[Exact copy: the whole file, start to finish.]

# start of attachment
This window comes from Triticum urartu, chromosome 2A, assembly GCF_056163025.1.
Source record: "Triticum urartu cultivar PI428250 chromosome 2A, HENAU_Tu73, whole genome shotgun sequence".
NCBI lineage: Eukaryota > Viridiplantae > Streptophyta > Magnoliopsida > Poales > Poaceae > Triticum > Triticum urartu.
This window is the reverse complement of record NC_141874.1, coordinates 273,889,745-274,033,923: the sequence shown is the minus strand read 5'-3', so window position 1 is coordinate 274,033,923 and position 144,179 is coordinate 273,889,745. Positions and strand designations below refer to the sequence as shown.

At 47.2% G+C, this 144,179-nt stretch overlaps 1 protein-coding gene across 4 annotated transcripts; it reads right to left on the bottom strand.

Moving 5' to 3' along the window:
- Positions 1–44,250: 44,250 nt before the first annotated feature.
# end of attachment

This window comes from Triticum urartu, chromosome 2A, assembly GCF_056163025.1.
Source record: "Triticum urartu cultivar PI428250 chromosome 2A, HENAU_Tu73, whole genome shotgun sequence".
NCBI lineage: Eukaryota > Viridiplantae > Streptophyta > Magnoliopsida > Poales > Poaceae > Triticum > Triticum urartu.
This window is the reverse complement of record NC_141874.1, coordinates 273,889,745-274,033,923: the sequence shown is the minus strand read 5'-3', so window position 1 is coordinate 274,033,923 and position 144,179 is coordinate 273,889,745. Positions and strand designations below refer to the sequence as shown.

At 47.2% G+C, this 144,179-nt stretch overlaps 1 protein-coding gene across 4 annotated transcripts; it reads right to left on the bottom strand.

Moving 5' to 3' along the window:
- Positions 1–44,250: 44,250 nt before the first annotated feature.